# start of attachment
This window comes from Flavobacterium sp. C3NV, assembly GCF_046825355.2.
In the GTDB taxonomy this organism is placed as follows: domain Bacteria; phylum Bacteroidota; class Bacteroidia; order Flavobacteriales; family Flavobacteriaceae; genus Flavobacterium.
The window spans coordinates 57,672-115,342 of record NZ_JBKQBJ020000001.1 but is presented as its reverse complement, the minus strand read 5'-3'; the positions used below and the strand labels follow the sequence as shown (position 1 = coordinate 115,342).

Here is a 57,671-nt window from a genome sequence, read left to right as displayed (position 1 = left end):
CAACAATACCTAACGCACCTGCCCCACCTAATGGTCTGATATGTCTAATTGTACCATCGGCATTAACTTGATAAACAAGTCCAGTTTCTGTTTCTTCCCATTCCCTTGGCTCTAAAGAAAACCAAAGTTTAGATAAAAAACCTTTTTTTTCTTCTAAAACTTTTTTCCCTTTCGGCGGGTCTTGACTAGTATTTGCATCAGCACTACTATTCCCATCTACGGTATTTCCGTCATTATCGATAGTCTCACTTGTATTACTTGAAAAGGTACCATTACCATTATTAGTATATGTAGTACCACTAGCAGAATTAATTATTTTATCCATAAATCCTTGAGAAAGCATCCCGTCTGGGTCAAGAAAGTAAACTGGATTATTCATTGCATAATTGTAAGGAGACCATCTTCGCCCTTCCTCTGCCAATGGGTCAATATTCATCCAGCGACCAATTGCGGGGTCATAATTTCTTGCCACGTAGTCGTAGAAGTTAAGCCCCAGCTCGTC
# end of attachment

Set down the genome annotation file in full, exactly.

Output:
This window comes from Flavobacterium sp. C3NV, assembly GCF_046825355.2.
In the GTDB taxonomy this organism is placed as follows: domain Bacteria; phylum Bacteroidota; class Bacteroidia; order Flavobacteriales; family Flavobacteriaceae; genus Flavobacterium.
The window spans coordinates 57,672-115,342 of record NZ_JBKQBJ020000001.1 but is presented as its reverse complement, the minus strand read 5'-3'; the positions used below and the strand labels follow the sequence as shown (position 1 = coordinate 115,342).

Here is a 57,671-nt window from a genome sequence, read left to right as displayed (position 1 = left end):
CAACAATACCTAACGCACCTGCCCCACCTAATGGTCTGATATGTCTAATTGTACCATCGGCATTAACTTGATAAACAAGTCCAGTTTCTGTTTCTTCCCATTCCCTTGGCTCTAAAGAAAACCAAAGTTTAGATAAAAAACCTTTTTTTTCTTCTAAAACTTTTTTCCCTTTCGGCGGGTCTTGACTAGTATTTGCATCAGCACTACTATTCCCATCTACGGTATTTCCGTCATTATCGATAGTCTCACTTGTATTACTTGAAAAGGTACCATTACCATTATTAGTATATGTAGTACCACTAGCAGAATTAATTATTTTATCCATAAATCCTTGAGAAAGCATCCCGTCTGGGTCAAGAAAGTAAACTGGATTATTCATTGCATAATTGTAAGGAGACCATCTTCGCCCTTCCTCTGCCAATGGGTCAATATTCATCCAGCGACCAATTGCGGGGTCATAATTTCTTGCCACGTAGTCGTAGAAGTTAAGCCCCAGCTCGTC